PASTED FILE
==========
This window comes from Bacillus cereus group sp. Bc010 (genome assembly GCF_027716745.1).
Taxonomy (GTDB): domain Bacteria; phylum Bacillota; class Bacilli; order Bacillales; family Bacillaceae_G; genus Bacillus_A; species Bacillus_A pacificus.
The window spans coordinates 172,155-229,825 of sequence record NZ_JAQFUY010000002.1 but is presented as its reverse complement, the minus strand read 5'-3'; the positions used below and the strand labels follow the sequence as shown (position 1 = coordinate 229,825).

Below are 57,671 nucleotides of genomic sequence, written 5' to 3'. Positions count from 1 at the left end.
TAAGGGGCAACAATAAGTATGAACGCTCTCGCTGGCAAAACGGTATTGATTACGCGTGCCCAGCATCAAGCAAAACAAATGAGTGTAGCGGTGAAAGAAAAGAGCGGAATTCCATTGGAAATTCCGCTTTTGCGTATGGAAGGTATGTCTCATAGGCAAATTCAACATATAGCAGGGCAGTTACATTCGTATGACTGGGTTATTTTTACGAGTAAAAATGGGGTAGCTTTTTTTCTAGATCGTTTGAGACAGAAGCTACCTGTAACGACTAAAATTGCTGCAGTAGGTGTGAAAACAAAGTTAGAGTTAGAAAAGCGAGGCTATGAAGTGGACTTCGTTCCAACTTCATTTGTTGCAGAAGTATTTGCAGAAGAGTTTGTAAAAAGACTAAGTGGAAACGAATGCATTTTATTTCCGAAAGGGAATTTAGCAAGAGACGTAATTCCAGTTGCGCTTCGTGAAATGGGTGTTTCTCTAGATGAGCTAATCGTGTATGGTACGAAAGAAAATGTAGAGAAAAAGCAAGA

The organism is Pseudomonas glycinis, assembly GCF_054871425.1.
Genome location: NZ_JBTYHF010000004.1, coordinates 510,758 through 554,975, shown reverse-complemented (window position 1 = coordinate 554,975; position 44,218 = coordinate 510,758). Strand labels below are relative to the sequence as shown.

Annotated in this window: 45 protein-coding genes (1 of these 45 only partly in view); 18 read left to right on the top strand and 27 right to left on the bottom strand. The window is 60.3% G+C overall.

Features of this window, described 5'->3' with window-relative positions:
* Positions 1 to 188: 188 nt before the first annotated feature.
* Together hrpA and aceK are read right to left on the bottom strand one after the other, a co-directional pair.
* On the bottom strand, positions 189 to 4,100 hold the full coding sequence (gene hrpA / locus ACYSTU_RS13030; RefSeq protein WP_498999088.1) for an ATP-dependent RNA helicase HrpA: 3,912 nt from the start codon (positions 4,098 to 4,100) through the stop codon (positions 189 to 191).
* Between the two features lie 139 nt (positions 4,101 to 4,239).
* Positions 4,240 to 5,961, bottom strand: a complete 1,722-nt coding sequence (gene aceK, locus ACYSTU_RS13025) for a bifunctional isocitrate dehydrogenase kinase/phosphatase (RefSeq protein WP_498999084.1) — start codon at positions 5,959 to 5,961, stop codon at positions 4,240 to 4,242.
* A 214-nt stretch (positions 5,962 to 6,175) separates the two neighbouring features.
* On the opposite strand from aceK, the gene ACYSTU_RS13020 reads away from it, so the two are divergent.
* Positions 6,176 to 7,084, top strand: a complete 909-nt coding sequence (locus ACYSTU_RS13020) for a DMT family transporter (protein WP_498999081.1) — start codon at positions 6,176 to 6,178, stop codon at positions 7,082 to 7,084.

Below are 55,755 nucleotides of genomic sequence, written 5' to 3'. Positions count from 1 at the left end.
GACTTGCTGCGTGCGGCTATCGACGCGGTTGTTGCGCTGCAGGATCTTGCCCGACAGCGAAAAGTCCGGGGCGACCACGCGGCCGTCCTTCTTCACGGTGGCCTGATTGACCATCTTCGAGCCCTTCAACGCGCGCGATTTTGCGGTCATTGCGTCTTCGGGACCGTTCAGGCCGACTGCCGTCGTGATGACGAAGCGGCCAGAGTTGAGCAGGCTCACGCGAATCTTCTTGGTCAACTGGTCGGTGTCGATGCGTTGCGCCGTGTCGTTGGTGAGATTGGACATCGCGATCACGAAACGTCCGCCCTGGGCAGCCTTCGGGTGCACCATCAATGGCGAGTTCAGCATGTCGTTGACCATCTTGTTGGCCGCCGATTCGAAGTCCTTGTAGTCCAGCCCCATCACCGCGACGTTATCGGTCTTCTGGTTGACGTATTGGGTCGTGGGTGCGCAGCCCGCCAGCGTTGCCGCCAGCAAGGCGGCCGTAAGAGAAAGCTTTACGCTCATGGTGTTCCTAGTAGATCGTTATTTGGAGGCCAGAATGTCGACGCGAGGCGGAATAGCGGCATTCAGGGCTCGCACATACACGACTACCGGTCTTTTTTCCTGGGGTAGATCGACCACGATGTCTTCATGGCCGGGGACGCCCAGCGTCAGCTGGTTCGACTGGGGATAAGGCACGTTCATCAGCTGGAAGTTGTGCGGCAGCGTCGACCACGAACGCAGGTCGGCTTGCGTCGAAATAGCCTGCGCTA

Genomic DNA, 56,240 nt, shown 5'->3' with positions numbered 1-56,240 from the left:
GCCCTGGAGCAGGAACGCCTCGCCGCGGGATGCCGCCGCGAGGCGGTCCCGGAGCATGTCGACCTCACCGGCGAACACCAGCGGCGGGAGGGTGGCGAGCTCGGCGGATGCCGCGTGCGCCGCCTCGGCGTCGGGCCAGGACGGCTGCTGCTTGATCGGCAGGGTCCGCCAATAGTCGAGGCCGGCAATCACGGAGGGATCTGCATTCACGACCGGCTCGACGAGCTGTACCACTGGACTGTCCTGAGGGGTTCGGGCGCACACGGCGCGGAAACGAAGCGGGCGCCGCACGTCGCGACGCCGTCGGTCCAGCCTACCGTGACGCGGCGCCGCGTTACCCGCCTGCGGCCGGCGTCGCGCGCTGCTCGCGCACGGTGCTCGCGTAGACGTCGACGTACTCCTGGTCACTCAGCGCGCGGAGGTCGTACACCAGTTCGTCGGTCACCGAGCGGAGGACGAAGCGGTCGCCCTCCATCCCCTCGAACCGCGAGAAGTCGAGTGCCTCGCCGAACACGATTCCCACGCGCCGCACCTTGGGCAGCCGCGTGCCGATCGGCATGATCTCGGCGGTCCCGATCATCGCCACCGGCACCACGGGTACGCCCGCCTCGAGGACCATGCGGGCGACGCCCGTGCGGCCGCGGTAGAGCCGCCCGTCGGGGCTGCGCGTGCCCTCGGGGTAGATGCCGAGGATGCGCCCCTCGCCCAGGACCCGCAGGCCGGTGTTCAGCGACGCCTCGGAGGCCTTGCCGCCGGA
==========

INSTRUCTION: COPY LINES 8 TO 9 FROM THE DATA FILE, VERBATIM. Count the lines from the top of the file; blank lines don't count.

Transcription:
Annotated in this window: 45 protein-coding genes (1 of these 45 only partly in view); 18 read left to right on the top strand and 27 right to left on the bottom strand. The window is 60.3% G+C overall.

Features of this window, described 5'->3' with window-relative positions: